I need to integrate an analog signal using my Arduino Uno. I am sampling the input signal at 1 KHz using a delay command in my void loop() and adding up the values at the analog read at that specific time. Then I multiply my added output with 0.001 s to get my integration.

Since, I am new to Arduino Uno, I want some review on the code to check whether I am correct or not. Kindly help, I'll be indebted.

const int a=13; //my output pin
const int c=A0; //my input pin
int d=0; //my summation variable
int e=0; //my integration variable(integration as a summation)
void setup()
  pinMode(a, OUTPUT);
void loop()
  int b=analogRead(c);
  d=d+b; //my summation
  e=d*10^-3; //my integration as a summation, by sampling my signal at 1ms
  analogWrite(a,e); //writing my integration into my output pin

  //print the results to the serial monitor
  Serial.print("\t output=");

  delay(1); //wait for 1ms as I want it sampled at that rate
  • Since you are using an int , d could overflow in as little as 32 measurements. Also analogRead does take some time, as does the code around it, so the time between measurements will be a bit more that 1 ms. I also don't see how you call dividing by 1000 integration.
    – Gerben
    Mar 18, 2015 at 11:14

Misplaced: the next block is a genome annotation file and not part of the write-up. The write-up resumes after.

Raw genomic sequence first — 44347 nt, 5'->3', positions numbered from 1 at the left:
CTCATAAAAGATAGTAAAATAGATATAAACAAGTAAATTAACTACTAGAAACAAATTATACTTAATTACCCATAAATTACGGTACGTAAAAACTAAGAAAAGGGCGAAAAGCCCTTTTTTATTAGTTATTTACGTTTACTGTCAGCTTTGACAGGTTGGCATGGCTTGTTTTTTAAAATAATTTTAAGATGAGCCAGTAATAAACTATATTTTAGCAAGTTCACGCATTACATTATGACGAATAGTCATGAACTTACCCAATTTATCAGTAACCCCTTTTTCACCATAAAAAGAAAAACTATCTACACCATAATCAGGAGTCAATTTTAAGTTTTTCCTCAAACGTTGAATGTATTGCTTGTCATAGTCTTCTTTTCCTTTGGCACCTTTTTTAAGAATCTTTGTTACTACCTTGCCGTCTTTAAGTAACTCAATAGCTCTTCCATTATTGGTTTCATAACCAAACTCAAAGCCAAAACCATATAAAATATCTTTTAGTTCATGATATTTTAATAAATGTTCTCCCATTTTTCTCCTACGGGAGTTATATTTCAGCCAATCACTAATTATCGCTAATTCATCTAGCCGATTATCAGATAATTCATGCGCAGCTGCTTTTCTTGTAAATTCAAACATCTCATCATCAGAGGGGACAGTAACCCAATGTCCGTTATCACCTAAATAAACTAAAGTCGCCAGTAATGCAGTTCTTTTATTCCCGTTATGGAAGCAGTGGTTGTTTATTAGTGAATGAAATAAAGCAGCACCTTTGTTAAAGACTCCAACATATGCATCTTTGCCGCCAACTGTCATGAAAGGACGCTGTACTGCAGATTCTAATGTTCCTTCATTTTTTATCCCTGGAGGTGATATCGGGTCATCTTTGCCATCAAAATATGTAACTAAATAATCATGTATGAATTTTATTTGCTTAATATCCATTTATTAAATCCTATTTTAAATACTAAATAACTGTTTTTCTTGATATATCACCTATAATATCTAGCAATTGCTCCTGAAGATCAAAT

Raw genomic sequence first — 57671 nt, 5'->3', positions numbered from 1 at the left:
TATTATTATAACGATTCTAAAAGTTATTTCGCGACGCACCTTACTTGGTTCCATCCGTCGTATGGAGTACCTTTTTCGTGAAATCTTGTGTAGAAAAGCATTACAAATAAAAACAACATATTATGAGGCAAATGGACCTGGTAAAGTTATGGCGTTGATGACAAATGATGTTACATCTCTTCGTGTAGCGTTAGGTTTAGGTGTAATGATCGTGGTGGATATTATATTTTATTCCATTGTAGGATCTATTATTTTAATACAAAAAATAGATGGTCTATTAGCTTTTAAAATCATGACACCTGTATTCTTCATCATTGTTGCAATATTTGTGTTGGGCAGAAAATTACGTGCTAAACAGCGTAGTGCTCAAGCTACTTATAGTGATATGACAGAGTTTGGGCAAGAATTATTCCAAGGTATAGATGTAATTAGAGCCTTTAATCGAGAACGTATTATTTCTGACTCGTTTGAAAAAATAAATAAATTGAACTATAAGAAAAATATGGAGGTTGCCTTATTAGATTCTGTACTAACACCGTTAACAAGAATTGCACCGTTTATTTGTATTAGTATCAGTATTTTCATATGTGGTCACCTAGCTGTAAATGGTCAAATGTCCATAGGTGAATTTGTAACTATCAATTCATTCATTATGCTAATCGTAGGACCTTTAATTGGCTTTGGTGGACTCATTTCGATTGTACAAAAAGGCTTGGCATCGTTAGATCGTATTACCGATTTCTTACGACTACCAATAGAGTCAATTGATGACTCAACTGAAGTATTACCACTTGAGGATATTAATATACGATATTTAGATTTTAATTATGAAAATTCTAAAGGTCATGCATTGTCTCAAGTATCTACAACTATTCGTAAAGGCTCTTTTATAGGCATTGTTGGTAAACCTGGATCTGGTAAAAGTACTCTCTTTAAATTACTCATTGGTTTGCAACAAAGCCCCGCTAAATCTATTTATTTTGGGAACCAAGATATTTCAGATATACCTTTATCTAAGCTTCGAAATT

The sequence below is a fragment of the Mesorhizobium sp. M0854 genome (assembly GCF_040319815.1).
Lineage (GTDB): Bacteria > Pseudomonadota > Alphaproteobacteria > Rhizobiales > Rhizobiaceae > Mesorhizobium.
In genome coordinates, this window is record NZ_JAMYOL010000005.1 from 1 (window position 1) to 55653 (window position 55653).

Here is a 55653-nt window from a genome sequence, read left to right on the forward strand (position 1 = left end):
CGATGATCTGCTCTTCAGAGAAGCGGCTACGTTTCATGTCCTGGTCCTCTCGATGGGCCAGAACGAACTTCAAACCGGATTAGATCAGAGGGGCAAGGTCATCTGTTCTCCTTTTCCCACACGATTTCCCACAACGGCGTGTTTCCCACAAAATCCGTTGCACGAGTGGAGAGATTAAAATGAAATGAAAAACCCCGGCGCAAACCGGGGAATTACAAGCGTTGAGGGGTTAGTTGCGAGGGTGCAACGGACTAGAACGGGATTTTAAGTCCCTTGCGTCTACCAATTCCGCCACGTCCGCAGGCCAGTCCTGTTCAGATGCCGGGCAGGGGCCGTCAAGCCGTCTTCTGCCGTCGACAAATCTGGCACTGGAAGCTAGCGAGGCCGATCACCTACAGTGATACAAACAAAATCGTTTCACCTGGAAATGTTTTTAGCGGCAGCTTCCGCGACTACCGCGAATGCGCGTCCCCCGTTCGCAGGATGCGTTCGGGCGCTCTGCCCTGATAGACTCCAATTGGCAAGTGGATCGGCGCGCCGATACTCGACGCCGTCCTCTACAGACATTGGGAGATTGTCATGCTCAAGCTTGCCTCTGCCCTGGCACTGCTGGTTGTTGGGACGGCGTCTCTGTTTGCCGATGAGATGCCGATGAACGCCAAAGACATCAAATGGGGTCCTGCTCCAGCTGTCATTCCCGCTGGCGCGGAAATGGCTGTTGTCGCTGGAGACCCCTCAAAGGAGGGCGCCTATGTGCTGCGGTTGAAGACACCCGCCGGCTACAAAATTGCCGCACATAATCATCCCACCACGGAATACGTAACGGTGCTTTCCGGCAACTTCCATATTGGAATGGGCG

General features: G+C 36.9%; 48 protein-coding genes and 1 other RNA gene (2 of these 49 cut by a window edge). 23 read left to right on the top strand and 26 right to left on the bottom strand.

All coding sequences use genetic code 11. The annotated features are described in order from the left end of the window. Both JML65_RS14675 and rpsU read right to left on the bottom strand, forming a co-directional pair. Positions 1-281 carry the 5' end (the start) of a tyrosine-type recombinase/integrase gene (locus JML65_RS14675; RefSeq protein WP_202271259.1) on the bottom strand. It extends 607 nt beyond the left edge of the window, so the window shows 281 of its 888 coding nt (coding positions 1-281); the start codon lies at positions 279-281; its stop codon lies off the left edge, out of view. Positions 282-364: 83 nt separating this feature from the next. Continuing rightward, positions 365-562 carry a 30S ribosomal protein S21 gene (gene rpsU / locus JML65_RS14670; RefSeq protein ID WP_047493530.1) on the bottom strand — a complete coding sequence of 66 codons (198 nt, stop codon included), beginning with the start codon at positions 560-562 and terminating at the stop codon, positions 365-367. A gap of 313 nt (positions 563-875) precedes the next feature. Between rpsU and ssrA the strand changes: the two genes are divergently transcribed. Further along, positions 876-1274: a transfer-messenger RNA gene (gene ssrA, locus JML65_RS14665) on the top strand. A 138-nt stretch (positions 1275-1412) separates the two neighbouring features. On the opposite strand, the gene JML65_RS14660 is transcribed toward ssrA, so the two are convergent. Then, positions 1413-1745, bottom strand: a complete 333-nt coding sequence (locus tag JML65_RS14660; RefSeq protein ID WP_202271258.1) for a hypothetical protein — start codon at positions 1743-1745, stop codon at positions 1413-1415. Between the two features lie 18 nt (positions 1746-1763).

• Could you explain why you want to integrate in the first place? Integrating a positive signal will yield a diverging integral, meaning that, as your program runs, the result will increase without bounds. This is problematic. If your store the integral in an integer variable, even a long int, it will eventually overflow. If you store it in a float, it will loose precision as it grows and, eventually, the summation will have no effect, because d+b is exactly equal to d if d is a big enough float. Mar 19, 2015 at 12:22

3 Answers 3


There are a couple of issues with your code.

First of all, 10^-3 is not a valid constant in C/C++ code. The correct syntax would be 1e-3, which means 1 × 10-3. But you have the further problem that you're working with integer variables, and 0.001 rounded to the nearest integer is just zero. You'll probably want to use float variables for this math.

Also, the values you get from AnalogRead() are all non-negative integers, so your summation will quickly overflow unless you subtract a constant from each reading in order to get both positive and negative values.

The second issue is about the delay() function, and trying to use it to determine the sample rate of your system. The delay() function is not all that precise. It really is just guaranteed to produce a delay of at least the number of milliseconds specified, but it can be more — sometimes much more.